Development of biological filter as tertiary treatment for effective nitrogen removal: Biological filter for tertiary treatment.
ABSTRACT A biological filtration process applicable to tertiary treatment of sewage for effective nitrogen removal was developed. It consisted of a nitrification filter (Filter 1) and/or a polishing filter with anoxic and oxic parts (Filter 2). A pilot plant set at a municipal sewage treatment plant was operated for 525 d with feed of real sewage. The maximum apparent nitrification rate in Filter 1 in winter was 0.54 kg N/m3- filter-bed d. In Filter 2, the maximum denitrification capacity was 4 kg N/m3 filter-bed d) in winter. SS was stably removed and high transparency water was obtained. The target water quality (SS, BOD, and T-N5 mg/L) was accomplished in winter with the LV of 202 m/d in Filter 2, which corresponds to 0.24 h of HRT. These results proved that this process is compact, stable, convenient to install, and cost effective to build and operate as tertiary treatment to remove nitrogen effectively.
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ABSTRACT: A pre-coagulation and bio-filtration process for advanced treatment of sewage was developed and experimentally discussed with a pilot plant. The bio-filtration unit consists of a denitrification filter, a nitrification filter with side stream to the denitrification filter, and a polishing filter with anoxic and aerobic parts. Concentrations of SS, T-COD(Cr), T-carbonaceous BOD, T-N and T-P in the effluent were stably kept at less than 3, 20, 5mg/L, 2mg N/L and 0.2mg P/L, respectively, and transparency at higher than 100 cm, under total hydraulic retention time of 3.2h in the bio-filtration parts (filter-bed). ORP in an anoxic tank before a nitrification tank should be at a low level of less than -120 mV to keep remaining NO(-)(x) - N less than 1mg N/L, but must be maintained at a level higher than -150 mV. The maximum nitrogen-loading rate under a water temperature of 18 degrees C should be less than 0.25 kg N/(m(3)-filter-bed.d). Concentrations of microorganisms kept in the reactors were as high as 4000-5000 mg COD/L-filter-bed. Denitrification activity of 0.4 or 0.7 kg N/(m(3)-filter-bed.d), and nitrification activity of 0.3 kg N/(m(3)-filter-bed.d) were obtained, respectively, under a water temperature of about 18 degrees C. Backwashing in each tank as well as methanol addition and aeration in the polishing filter were operated successfully by the automatic control systems. These results proved that this process is applicable to advanced treatment of sewage with easy maintenance.Water Research 11/2003; 37(17):4259-69. · 4.66 Impact Factor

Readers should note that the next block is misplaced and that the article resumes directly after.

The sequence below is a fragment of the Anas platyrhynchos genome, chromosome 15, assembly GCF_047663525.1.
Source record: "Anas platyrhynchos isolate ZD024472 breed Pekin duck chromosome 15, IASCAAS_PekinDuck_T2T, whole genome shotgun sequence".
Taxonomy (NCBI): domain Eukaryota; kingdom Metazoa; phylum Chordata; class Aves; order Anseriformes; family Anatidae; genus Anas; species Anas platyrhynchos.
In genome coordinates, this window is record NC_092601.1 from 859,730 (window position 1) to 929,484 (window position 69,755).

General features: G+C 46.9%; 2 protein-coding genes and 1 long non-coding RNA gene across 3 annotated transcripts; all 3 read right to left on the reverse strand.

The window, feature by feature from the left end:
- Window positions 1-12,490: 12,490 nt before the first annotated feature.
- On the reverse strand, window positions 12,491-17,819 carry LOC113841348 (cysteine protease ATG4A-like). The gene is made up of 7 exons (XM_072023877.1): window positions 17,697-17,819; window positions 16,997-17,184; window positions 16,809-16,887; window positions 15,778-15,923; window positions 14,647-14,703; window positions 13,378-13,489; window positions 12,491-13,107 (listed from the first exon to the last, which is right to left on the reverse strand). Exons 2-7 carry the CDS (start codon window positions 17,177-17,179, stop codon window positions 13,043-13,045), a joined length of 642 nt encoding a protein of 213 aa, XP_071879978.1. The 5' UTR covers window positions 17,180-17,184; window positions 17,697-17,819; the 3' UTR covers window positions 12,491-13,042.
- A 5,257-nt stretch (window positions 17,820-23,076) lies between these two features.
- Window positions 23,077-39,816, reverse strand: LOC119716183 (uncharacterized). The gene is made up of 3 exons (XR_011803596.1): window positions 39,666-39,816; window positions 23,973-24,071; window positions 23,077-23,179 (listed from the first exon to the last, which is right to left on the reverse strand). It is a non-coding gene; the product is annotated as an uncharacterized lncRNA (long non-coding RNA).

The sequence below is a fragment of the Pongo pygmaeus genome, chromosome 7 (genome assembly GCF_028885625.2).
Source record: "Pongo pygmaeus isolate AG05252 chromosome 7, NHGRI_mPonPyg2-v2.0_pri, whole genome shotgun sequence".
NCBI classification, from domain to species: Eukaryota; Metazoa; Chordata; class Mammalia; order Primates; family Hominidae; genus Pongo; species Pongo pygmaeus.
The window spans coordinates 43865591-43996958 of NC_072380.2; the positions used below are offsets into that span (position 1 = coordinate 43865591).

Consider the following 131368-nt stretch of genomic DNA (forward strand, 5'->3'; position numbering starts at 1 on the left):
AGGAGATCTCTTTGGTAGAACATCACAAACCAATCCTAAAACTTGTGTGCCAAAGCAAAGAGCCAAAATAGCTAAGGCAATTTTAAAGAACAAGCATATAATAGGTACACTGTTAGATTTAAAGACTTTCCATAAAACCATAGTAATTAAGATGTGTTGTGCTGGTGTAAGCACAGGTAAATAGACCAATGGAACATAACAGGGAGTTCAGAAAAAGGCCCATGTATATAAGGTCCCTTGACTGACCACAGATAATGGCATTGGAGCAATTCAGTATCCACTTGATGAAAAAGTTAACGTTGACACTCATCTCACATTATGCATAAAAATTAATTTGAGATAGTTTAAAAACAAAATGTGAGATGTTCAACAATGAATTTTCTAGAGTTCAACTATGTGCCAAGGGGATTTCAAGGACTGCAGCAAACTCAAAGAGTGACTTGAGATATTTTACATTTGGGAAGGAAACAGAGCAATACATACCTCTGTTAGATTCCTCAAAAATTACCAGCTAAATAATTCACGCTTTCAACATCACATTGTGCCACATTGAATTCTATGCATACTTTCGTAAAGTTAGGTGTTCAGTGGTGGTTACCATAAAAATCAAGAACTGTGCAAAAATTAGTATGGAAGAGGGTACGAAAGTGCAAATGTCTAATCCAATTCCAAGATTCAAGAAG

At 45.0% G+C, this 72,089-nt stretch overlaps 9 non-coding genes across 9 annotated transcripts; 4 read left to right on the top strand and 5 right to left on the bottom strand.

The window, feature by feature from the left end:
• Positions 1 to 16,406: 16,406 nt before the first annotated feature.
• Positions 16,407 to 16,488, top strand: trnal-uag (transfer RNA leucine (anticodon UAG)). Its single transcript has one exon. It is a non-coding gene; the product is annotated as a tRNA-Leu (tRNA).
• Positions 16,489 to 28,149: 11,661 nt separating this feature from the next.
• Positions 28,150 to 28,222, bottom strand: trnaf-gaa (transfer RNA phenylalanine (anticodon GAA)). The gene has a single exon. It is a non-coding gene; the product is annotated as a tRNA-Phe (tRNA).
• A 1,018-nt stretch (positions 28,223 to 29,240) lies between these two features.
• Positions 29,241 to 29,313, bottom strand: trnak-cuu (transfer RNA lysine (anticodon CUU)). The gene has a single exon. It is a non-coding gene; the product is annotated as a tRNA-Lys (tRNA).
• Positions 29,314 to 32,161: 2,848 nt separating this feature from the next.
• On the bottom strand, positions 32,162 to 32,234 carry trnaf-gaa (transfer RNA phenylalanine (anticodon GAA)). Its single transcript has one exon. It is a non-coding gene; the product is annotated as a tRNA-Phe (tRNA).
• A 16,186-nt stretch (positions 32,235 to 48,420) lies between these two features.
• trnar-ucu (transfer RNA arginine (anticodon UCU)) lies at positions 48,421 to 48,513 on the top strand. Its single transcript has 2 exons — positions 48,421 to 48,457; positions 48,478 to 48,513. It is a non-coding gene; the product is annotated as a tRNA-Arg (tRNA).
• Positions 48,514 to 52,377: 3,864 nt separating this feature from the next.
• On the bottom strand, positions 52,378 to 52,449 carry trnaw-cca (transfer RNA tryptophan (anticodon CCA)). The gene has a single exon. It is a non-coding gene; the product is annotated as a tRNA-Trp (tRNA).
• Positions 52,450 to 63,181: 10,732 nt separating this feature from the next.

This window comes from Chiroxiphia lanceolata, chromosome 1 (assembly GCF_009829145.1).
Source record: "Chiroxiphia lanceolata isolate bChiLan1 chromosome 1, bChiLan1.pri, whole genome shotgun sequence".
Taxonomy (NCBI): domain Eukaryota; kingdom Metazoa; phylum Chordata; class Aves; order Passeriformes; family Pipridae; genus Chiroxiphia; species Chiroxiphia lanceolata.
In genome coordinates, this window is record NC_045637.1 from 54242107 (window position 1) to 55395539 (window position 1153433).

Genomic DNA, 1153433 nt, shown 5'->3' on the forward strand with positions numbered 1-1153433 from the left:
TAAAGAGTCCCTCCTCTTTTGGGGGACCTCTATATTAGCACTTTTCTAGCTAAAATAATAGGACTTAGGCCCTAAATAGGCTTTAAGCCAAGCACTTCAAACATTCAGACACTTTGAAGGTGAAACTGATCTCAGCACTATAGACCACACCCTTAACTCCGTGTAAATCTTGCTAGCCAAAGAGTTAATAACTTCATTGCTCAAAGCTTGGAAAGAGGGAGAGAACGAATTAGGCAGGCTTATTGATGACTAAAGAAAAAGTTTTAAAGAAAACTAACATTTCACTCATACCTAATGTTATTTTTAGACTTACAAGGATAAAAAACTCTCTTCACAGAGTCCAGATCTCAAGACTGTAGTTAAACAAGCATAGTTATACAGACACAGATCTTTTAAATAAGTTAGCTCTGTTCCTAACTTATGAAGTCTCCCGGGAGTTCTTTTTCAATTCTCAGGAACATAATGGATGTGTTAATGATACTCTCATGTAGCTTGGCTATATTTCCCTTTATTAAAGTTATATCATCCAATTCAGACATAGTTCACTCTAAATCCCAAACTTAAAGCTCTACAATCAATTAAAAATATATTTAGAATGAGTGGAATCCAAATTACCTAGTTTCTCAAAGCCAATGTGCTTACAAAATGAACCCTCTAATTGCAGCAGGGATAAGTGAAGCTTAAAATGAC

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ABSTRACT: The Sjölunda wastewater treatment plant in Malmö Sweden will have to comply with future effluent standards of less than 10 mg BOD7/1, 8 mg N/1 and 0.3 mg P/1. The upgrading scheme for enhanced nutrient removal will be based on a site-specific concept where a tertiary treatment step for post-denitrification will be required. An interesting process in this respect is the moving bed biofilm reactor (MBBR). The number of practical experiences with this type of process is however still limited. In this paper the results from a pilot plant test are presented. The primary aim of the experiment was to demonstrate the MBBR process as part of an overall concept for nutrient removal at the Sjölunda WWTP. Two different carbon sources, ethanol and methanol were tested. In addition the effect of low phosphate concentrations on the process performance was investigated.Water Science and Technology. 01/1998; 38(1):31-38.
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ABSTRACT: The Chesapeake Bay Agreement of 1987 calls for an overall reduction in nutrient loading of forty percent of 1985 levels by the year 2000. Signatories to the agreement include the states located in the Bay's watershed and the District of Columbia. The District's 16.2 m3/sec (370 mgd) Blue Plains Regional Wastewater Treatment Plant is the single, largest point source of nitrogen load to the Bay, discharging approximately 18 metric tons per day. In an effort toward meeting the nitrogen reduction goal, a post-denitrification demonstration study was recently begun to access its potential for long-term implementation.The denitrification demonstration project involves operating half of the nitrification facilities in a nitrification-denitrification mode using methanol as a carbon source for post-denitrification. The other half continues operation in a nitrification-only mode as a control. The post-denitrification process was selected for demonstration because it utilizes existing facilities and may offer substantial long-term cost savings. Objectives of the study are to demonstrate the process without a negative impact on effluent quality, to verify performance and capacity, to determine the stability and limitations of the project, and to compare the process to other nitrogen-removal technologies.Thus far, the process has been successful in removing nitrogen despite problems with phosphorus limitation and with the settling characteristics of the denitrification sludge. It is believed that insufficient phosphorus availability has been responsible for problems associated with settling, sludge yield, methanol use, and denitrification rates. Recently, phosphorus input to the denitrification process has been increased by reducing metal salt addition in upstream processes and preliminary results have been promising. If performance criteria are achieved without sacrificing plant capacity, the process will be continued at full scale.Water Science and Technology - WATER SCI TECHNOL. 01/1998; 38(1):79-86.